Still, giving Sherri the benefit of the doubt, Roberta stopped and let the three children play on the mountainside. Riding cardboard down the slopes brought cries of joy and excitement from all three children.

But soon after they were back in the car, Roberta heard the pint-sized girl announce, “I think I’m going to throw up.”

“Whatever you do, don’t throw up in the backseat!” Roberta chimed with rhythm and finger snapping. “I like it! Let’s say it again, ‘What. ever .you.do. don’t .throw. up in the backseat!”

A few more curves.

“My stomach feels funny.”

‘What. ever .you.do. don’t .throw. up in the backseat!”

They stopped again for more recreation and time to regroup.

Sherri seemed fine. “How do you feel?” Roberta asked the girl.

“Okay.”

But ‘okay’ didn’t last long. A few more curves and Sherri whined, “I feel like I’m going to throw up!”

“We’re almost down the mountain,” Roberta assured her. Once the SUV made the last gentle curve, Roberta again added, “What. ever .you.do. don’t .throw. up in the backseat!”

Just then small Sherri committed the unpardonable sin in the back seat of the new vehicle. She got sick all over the upholstery, the carpet, and the two boys in the back seat.

After that, she sang out, “I feel better!” Roberta knew that the boys and upholstery were all washable, so all was forgiven. Sherri hadn’t been used to mountain roads or adventure.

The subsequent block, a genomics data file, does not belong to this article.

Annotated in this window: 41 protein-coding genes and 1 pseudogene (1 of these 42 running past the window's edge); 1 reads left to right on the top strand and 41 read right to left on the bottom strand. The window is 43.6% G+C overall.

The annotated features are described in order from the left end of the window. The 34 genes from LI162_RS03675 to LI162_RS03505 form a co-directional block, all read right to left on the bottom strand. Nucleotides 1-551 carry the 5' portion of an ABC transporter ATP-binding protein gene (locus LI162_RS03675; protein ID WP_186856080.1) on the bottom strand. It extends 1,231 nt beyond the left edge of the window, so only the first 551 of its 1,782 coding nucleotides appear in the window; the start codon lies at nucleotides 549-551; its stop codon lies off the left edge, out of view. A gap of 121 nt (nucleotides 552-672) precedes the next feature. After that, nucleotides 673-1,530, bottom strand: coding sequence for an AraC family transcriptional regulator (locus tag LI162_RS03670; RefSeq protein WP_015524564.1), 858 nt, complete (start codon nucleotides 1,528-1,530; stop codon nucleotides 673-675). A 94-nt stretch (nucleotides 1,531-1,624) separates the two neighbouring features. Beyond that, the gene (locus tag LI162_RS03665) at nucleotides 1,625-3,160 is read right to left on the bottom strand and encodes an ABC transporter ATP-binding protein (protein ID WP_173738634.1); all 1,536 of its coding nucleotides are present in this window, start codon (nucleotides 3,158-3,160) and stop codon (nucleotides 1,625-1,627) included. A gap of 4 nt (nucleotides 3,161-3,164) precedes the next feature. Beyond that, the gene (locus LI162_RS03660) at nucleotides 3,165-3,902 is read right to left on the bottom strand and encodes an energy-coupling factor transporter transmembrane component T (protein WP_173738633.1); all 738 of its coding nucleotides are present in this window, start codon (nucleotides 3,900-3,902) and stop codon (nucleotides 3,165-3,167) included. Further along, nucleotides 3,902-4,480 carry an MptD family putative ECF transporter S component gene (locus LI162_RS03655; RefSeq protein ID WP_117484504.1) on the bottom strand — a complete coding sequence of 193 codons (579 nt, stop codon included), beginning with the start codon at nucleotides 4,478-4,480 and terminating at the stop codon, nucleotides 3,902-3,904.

The unpardonable sin of throwing up in a new vehicle may be nothing like the ones we feel are too great for God to forgive. Check the Ten Commandments in Exodus twenty and you may find yourself thinking, “Ooops! Broke that one, that one! What does God think of me?”

God loves you, that’s what. He loves you as you are and forgives you as you are if you have a humble and repentant attitude.

Proof is here: “You see, just at the right time, when we were still powerless, Christ died for the ungodly. Very rarely will anyone die for a righteous man, thought for a good man someone might possibly dare to die. But God demonstrates his own love for us in this: While we were still sinners, Christ died for us.” [Romans 5:6-8 NIV]

So don’t sweat the small stuff, because God doesn’t. He’s ready with open arms to bring you into the family of God. And it never matters if you threw up in the back seat or had done something worse. God loves you. With his love and forgiveness, He proves you’re totally washable and will come out like new.